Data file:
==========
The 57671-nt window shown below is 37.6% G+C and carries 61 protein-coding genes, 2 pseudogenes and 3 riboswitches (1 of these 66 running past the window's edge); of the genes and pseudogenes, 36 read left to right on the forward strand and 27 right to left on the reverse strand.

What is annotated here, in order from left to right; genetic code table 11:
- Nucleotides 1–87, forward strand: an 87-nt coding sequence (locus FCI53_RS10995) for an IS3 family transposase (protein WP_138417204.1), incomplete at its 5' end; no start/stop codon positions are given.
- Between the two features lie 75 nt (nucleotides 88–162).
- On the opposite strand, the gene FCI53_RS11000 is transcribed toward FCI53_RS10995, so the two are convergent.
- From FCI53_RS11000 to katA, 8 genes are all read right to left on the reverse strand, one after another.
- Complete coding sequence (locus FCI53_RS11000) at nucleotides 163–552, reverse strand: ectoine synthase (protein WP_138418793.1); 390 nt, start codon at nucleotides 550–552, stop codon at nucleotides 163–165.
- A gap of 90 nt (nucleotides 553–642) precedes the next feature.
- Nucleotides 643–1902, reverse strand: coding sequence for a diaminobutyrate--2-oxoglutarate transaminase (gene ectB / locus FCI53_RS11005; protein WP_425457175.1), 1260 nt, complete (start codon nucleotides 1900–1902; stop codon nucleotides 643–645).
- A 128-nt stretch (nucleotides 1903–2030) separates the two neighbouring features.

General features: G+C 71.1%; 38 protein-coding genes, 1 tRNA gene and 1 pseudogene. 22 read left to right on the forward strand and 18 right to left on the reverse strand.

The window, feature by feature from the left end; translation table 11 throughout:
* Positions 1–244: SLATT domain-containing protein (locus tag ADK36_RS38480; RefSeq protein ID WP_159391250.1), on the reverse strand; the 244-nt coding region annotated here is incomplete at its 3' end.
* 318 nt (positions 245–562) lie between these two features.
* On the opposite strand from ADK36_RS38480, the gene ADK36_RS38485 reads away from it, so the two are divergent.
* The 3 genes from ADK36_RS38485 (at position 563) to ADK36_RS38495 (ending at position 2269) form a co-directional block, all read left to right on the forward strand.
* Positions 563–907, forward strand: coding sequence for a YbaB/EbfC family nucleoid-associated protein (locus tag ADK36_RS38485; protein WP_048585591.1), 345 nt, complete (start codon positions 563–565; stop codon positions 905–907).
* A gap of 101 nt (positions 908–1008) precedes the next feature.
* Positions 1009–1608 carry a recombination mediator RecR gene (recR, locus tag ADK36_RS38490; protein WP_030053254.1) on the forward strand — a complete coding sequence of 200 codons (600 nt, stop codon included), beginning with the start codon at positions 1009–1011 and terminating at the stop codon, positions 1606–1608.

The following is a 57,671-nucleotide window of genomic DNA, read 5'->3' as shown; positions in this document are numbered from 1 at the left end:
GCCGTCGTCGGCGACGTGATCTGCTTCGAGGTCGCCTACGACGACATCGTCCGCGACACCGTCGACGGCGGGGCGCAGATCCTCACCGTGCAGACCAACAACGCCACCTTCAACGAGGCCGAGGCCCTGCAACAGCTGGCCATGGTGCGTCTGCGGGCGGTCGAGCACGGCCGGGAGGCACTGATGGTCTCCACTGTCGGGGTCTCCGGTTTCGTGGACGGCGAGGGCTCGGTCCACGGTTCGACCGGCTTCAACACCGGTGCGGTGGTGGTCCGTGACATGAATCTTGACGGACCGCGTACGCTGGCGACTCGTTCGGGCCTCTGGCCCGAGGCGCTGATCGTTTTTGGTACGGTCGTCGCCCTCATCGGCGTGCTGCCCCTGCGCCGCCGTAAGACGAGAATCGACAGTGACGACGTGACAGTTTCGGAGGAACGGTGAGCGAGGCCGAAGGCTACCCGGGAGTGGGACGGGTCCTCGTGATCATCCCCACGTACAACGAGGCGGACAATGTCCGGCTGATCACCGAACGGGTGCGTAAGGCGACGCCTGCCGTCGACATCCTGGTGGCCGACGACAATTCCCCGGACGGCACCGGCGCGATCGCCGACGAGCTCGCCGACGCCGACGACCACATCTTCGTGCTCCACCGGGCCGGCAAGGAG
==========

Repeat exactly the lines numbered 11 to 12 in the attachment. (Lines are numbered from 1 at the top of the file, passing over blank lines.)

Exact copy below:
General features: G+C 71.1%; 38 protein-coding genes, 1 tRNA gene and 1 pseudogene. 22 read left to right on the forward strand and 18 right to left on the reverse strand.

The window, feature by feature from the left end; translation table 11 throughout: